To make my point clear, zero-G rolls on flyers are indeed considered as inversions as they are track inversions. They do not however put the riders upside down, but the rider experiences a fly to lie to fly. Therefore, I am unconvinced that their existence forbid the coaster to be family friendly. However, I am not convinced by the whole concept of family flyer as the flying position in itself is a serious fright factor.
 
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Ireeb

Member
To make my point clear, zero-G rolls on flyers are indeed considered as inversions as they are trackinversion. They do not however put the riders upside down, but the rider experiences a fly to lie to fly. Therefore, I am unconvinced that their existence forbid the coaster to be family friendly. However, I am not convinced by the whole concept of family flyer as the flying position in itself is a serious fright factor.
Regardless of how we call it, as I said I think it will still be intense enough. Getting turned around that quickly should still be relatively intense and disorienting. But I can just guess, I have not been on a Flying Coaster yet. Does somebody have some experience? How does the Inline Twist on Galactica feel like? It looks rather slow though, I can imagine this Zero-G-Roll will be faster. Is there a Flying Coaster with an actual Zero-G-Roll?
 

andrus

Active Member
^Tatsu has a zero-g roll. I'm sure there are others.

I haven't read through all of the discussion, but I'm definitely with balrog in that a zero-g roll on a flyer doesn't actually invert. If they count as an inversion so would (outside) top hats on regular coasters, as they put the riders in the same position.
 

CrashCoaster

Well-Known Member
Regardless of how we call it, as I said I think it will still be intense enough. Getting turned around that quickly should still be relatively intense and disorienting. But I can just guess, I have not been on a Flying Coaster yet. Does somebody have some experience? How does the Inline Twist on Galactica feel like? It looks rather slow though, I can imagine this Zero-G-Roll will be faster. Is there a Flying Coaster with an actual Zero-G-Roll?
It's like doing a 360 in bed. ;)
 

Sandman

Active Member
The inversion debate is interesting, haven't seen it for a while actually.

My opinion is that... although technically the human body doesn't experience a complete 'inversion' in the traditional sense, there is definitely grounds for this being an inversion because A. the track inverts and B. the rider inverts from their original position.
 

Ireeb

Member
It's like doing a 360 in bed. ;)
It's a difference if you do it yourself in your bed, or if a giant steel machine does it, several meters over the ground and much faster, while you are floating.
(please do not take this post out of its context. Thanks.)
 

Chris Brown

Mr CoasterForce 2016
Staff member
Social Media Team
My original photo of the inversion was more of a suggestion that the track inverted as opposed to an actual 'technical' inversion as shown in the charts. @balrog i certainly agree with your points regarding the fly to lie to fly argument and how they shouldn't be considered 'proper' inversions as they dont invert the rider on B&M flyers. I would however argue that this looks like more of a Zero G roll than an inline twist and as such the ride will never be flat on their back or on their front.

Seeing as we know little about this coaster but there is the prototype to suggest the seats are able to pivot and twist it could well be that the element in questions isn't even negotiated in the flying position. But that's just my imaginations running away from me a bit!
 

Ireeb

Member
My thought is the following: In our head we've got our eyes and also a balance-organ in our ears that is able to sense gravitation, movement and rotation, and it's of course supported by our eyes. When in a flying coaster, you probably won't look straight to the ground, you'll rather look ahead. In that case your head is in a similar position like it is in a normal coaster. Now if we compare a heartline-roll on a flying vs. sitdown coaster, in both cases you look ahead and your head gets rotated by 360° sideways. You see the whole world in front of you spin and your balance sense is feeling something very similar to a normal heartline roll, since it gets rotated in a similar way.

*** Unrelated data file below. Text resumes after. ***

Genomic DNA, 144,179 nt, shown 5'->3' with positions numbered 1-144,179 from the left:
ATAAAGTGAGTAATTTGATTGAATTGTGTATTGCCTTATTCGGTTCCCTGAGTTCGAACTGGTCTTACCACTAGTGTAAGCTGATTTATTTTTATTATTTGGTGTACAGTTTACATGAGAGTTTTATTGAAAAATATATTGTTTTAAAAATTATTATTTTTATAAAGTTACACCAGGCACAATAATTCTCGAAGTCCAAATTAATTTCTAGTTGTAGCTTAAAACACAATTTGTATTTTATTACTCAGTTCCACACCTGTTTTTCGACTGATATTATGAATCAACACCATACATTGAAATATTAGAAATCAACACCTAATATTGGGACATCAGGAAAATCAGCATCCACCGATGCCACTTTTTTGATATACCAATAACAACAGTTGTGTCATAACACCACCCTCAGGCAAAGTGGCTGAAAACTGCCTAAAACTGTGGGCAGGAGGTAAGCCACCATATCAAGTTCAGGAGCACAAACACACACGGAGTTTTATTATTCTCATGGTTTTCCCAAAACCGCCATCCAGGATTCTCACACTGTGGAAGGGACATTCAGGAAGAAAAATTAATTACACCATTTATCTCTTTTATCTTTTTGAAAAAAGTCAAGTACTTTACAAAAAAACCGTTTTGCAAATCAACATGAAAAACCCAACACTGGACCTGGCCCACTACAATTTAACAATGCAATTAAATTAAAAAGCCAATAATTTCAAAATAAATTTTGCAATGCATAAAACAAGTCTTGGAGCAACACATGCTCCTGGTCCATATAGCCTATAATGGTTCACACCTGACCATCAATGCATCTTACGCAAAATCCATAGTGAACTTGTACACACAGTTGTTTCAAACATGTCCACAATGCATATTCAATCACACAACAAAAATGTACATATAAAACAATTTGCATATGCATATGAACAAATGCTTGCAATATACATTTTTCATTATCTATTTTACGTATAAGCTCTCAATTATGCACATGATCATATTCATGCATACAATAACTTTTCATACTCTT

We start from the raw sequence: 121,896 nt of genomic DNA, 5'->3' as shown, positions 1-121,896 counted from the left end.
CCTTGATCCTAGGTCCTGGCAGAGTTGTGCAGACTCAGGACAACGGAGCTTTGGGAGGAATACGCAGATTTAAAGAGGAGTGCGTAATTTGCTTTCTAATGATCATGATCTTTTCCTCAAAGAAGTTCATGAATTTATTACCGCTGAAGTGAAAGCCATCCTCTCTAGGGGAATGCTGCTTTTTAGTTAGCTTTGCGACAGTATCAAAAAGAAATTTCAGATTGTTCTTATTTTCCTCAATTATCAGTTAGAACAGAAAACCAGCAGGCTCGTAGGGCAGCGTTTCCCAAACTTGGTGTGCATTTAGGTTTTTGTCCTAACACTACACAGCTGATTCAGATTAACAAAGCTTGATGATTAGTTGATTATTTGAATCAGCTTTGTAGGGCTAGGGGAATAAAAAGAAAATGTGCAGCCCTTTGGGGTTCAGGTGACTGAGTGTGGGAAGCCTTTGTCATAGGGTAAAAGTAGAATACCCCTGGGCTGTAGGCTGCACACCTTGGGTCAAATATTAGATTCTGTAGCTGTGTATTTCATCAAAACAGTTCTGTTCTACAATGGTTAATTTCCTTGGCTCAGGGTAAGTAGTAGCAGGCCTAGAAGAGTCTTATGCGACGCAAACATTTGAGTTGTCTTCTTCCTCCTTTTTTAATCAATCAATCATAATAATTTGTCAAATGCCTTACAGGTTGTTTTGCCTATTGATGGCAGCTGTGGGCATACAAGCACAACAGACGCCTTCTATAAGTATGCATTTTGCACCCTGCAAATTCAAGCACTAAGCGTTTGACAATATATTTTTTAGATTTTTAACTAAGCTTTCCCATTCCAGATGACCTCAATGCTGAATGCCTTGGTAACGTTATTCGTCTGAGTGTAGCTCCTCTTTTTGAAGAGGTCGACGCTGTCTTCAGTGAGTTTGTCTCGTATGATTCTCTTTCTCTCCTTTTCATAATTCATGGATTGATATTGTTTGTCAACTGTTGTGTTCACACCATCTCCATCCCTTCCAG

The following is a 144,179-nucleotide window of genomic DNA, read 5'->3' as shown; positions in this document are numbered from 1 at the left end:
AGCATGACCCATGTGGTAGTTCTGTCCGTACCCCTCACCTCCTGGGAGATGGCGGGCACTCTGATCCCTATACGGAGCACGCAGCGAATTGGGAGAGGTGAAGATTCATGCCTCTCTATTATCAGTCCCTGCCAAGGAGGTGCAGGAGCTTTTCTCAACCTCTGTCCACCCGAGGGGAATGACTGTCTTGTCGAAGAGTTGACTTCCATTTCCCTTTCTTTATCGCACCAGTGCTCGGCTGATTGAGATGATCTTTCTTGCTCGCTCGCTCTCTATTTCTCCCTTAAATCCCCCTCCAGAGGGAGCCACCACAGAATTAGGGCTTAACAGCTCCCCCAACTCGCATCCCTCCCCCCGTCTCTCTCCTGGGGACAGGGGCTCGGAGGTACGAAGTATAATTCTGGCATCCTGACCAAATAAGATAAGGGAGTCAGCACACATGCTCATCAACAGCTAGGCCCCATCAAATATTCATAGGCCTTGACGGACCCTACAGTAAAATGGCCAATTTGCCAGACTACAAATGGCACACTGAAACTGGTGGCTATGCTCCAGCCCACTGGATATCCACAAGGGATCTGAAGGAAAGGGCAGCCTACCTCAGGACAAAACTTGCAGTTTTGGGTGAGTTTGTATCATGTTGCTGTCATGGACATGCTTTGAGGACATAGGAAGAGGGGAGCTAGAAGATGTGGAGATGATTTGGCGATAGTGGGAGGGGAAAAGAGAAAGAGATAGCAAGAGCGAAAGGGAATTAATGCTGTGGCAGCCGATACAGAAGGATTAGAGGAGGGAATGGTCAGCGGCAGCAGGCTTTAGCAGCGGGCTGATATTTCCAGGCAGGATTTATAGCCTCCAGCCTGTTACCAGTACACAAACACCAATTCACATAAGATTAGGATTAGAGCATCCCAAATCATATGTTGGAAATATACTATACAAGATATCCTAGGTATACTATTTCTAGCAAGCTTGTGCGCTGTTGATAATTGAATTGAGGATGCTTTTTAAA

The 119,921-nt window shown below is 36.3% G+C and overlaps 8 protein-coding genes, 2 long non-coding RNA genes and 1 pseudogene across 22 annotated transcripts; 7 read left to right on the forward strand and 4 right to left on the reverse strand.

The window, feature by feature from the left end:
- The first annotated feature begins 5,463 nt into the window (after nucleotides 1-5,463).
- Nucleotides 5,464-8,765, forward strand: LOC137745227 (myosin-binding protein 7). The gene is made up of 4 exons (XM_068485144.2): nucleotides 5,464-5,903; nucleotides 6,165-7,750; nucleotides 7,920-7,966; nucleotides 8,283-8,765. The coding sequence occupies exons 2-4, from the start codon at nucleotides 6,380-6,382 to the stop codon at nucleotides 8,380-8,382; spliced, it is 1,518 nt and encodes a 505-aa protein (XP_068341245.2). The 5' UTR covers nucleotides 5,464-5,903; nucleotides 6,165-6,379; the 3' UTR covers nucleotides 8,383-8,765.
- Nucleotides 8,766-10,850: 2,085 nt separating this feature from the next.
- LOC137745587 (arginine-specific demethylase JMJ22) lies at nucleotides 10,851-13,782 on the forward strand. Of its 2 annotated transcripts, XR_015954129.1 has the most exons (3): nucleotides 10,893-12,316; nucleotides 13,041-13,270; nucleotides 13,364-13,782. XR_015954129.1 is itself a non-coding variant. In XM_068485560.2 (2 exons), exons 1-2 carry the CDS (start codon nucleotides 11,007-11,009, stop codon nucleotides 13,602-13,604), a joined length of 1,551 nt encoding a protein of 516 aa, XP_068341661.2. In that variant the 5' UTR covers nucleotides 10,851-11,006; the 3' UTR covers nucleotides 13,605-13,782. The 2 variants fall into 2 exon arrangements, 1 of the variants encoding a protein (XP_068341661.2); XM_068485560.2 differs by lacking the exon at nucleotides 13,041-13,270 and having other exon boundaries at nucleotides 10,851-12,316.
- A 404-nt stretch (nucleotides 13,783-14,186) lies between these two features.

The only difference is that your body isn't actually above your head, your brain registers that as well. That makes it less intense, but is it no inversion because of that? When something gets inverted, it gets turned around by 180°. When you are lying on your belly and then you lie on your back, didn't you just get turned around by 180° compared to the previous position?
And when you lie on your bed and let your head hang over the edge so you can look at the wall, doesn't it look and feel kinda upside-down?
My point is that it would be an inversion on a flying coasters, but they feel different to normal inversions and less intense, so you can't really compare them.
 

balrog

Member
Well, this is really not the point I was trying to make. I am just saying that, considering a kid/inexperienced rider trying to decide whether or not riding this roller-coaster, you cannot compare the fright factor of lying on your back on top of this 0-g roll with the one of being wholly upside down on top on Mamba's. This is completely uncorrelated with actual on board experience.
But then again, I do firmly believe that - IN THIS CASE - the flying position in itself constitute a way bigger fright factor than Mamba's inversions.

If you want my personal opinion on inversions, I believe the distinction is rather pointless. Trying to determine if this or that element is an overbank or an inversion, or determine the limit between the two, feels completely disconnected from reality. And I also believe that we shouldn't count the number of inversions on a flyer, as depending on their type/profile, they might feel really differently and the very term is ill-defined anyway.
 

Chris Brown

Mr CoasterForce 2016
Staff member
Social Media Team
Well, this is really not the point I was trying to make. I am just saying that, considering a kid/inexperienced rider trying to decide whether or not riding this roller-coaster, you cannot compare the fright factor of lying on your back on top of this 0-g roll with the one of being wholly upside down on top on Mamba's. This is completely uncorrelated with actual on board experience.
But then again, I do firmly believe that - IN THIS CASE - the flying position in itself constitute a way bigger fright factor than Mamba's inversions.

If you want my personal opinion on inversions, I believe the distinction is rather pointless. Trying to determine if this or that element is an overbank or an inversion, or determine the limit between the two, feels completely disconnected from reality. And I also believe that we shouldn't count the number of inversions on a flyer, as depending on their type/profile, they might feel really differently and the very term is ill-defined anyway.
Very much agreed. I doubt a member of the public is gonna get furies inversion chart out and base whether they ride it or not on his / her interpretation of an inversion! No offence Furie ;)